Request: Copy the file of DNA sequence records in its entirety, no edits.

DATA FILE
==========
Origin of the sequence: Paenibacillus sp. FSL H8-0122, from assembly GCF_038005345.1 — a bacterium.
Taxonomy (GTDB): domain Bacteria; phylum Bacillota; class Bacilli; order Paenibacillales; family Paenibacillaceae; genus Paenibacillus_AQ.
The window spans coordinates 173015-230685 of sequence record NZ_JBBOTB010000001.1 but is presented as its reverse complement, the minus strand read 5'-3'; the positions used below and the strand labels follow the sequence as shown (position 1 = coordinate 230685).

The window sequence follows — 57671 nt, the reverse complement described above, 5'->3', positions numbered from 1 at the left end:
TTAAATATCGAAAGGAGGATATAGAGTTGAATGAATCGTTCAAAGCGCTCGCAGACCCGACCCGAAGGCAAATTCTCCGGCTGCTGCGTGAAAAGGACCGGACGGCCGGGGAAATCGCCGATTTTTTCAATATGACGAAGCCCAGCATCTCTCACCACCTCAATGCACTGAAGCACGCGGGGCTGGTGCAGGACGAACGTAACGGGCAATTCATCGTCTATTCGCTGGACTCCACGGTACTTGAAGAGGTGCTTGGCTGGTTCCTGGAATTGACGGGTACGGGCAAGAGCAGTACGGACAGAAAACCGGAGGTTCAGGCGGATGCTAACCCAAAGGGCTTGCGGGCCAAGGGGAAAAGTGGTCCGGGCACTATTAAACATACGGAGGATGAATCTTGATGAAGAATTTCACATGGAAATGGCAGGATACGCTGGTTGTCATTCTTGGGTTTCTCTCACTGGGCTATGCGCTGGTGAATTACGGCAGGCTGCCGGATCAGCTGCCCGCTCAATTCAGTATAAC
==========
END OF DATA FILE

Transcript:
Origin of the sequence: Paenibacillus sp. FSL H8-0122, from assembly GCF_038005345.1 — a bacterium.
Taxonomy (GTDB): domain Bacteria; phylum Bacillota; class Bacilli; order Paenibacillales; family Paenibacillaceae; genus Paenibacillus_AQ.
The window spans coordinates 173015-230685 of sequence record NZ_JBBOTB010000001.1 but is presented as its reverse complement, the minus strand read 5'-3'; the positions used below and the strand labels follow the sequence as shown (position 1 = coordinate 230685).

The window sequence follows — 57671 nt, the reverse complement described above, 5'->3', positions numbered from 1 at the left end:
TTAAATATCGAAAGGAGGATATAGAGTTGAATGAATCGTTCAAAGCGCTCGCAGACCCGACCCGAAGGCAAATTCTCCGGCTGCTGCGTGAAAAGGACCGGACGGCCGGGGAAATCGCCGATTTTTTCAATATGACGAAGCCCAGCATCTCTCACCACCTCAATGCACTGAAGCACGCGGGGCTGGTGCAGGACGAACGTAACGGGCAATTCATCGTCTATTCGCTGGACTCCACGGTACTTGAAGAGGTGCTTGGCTGGTTCCTGGAATTGACGGGTACGGGCAAGAGCAGTACGGACAGAAAACCGGAGGTTCAGGCGGATGCTAACCCAAAGGGCTTGCGGGCCAAGGGGAAAAGTGGTCCGGGCACTATTAAACATACGGAGGATGAATCTTGATGAAGAATTTCACATGGAAATGGCAGGATACGCTGGTTGTCATTCTTGGGTTTCTCTCACTGGGCTATGCGCTGGTGAATTACGGCAGGCTGCCGGATCAGCTGCCCGCTCAATTCAGTATAAC